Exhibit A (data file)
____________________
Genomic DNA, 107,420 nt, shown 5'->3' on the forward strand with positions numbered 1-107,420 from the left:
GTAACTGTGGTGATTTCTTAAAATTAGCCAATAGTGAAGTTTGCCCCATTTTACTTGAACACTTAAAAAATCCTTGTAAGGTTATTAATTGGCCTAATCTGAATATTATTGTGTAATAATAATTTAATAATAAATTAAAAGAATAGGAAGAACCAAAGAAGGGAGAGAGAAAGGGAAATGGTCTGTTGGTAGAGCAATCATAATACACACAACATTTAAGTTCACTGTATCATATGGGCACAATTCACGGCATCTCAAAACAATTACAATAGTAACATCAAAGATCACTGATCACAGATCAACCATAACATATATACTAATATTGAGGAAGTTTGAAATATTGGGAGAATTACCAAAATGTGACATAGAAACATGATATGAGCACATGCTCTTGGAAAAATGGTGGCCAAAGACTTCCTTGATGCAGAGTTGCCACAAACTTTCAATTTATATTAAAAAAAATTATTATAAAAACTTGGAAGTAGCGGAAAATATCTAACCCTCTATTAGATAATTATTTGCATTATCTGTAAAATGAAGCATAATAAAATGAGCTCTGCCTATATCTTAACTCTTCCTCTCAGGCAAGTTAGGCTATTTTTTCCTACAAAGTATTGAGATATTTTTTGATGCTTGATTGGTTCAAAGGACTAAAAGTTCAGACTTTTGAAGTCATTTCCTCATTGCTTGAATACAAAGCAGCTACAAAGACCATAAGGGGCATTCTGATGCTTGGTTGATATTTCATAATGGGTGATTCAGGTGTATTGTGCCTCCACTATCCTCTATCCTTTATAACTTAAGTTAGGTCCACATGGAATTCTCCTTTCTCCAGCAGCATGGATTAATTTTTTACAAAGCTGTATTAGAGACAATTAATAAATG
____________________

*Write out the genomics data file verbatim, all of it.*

Genomic DNA, 107,420 nt, shown 5'->3' on the forward strand with positions numbered 1-107,420 from the left:
GTAACTGTGGTGATTTCTTAAAATTAGCCAATAGTGAAGTTTGCCCCATTTTACTTGAACACTTAAAAAATCCTTGTAAGGTTATTAATTGGCCTAATCTGAATATTATTGTGTAATAATAATTTAATAATAAATTAAAAGAATAGGAAGAACCAAAGAAGGGAGAGAGAAAGGGAAATGGTCTGTTGGTAGAGCAATCATAATACACACAACATTTAAGTTCACTGTATCATATGGGCACAATTCACGGCATCTCAAAACAATTACAATAGTAACATCAAAGATCACTGATCACAGATCAACCATAACATATATACTAATATTGAGGAAGTTTGAAATATTGGGAGAATTACCAAAATGTGACATAGAAACATGATATGAGCACATGCTCTTGGAAAAATGGTGGCCAAAGACTTCCTTGATGCAGAGTTGCCACAAACTTTCAATTTATATTAAAAAAAATTATTATAAAAACTTGGAAGTAGCGGAAAATATCTAACCCTCTATTAGATAATTATTTGCATTATCTGTAAAATGAAGCATAATAAAATGAGCTCTGCCTATATCTTAACTCTTCCTCTCAGGCAAGTTAGGCTATTTTTTCCTACAAAGTATTGAGATATTTTTTGATGCTTGATTGGTTCAAAGGACTAAAAGTTCAGACTTTTGAAGTCATTTCCTCATTGCTTGAATACAAAGCAGCTACAAAGACCATAAGGGGCATTCTGATGCTTGGTTGATATTTCATAATGGGTGATTCAGGTGTATTGTGCCTCCACTATCCTCTATCCTTTATAACTTAAGTTAGGTCCACATGGAATTCTCCTTTCTCCAGCAGCATGGATTAATTTTTTACAAAGCTGTATTAGAGACAATTAATAAATG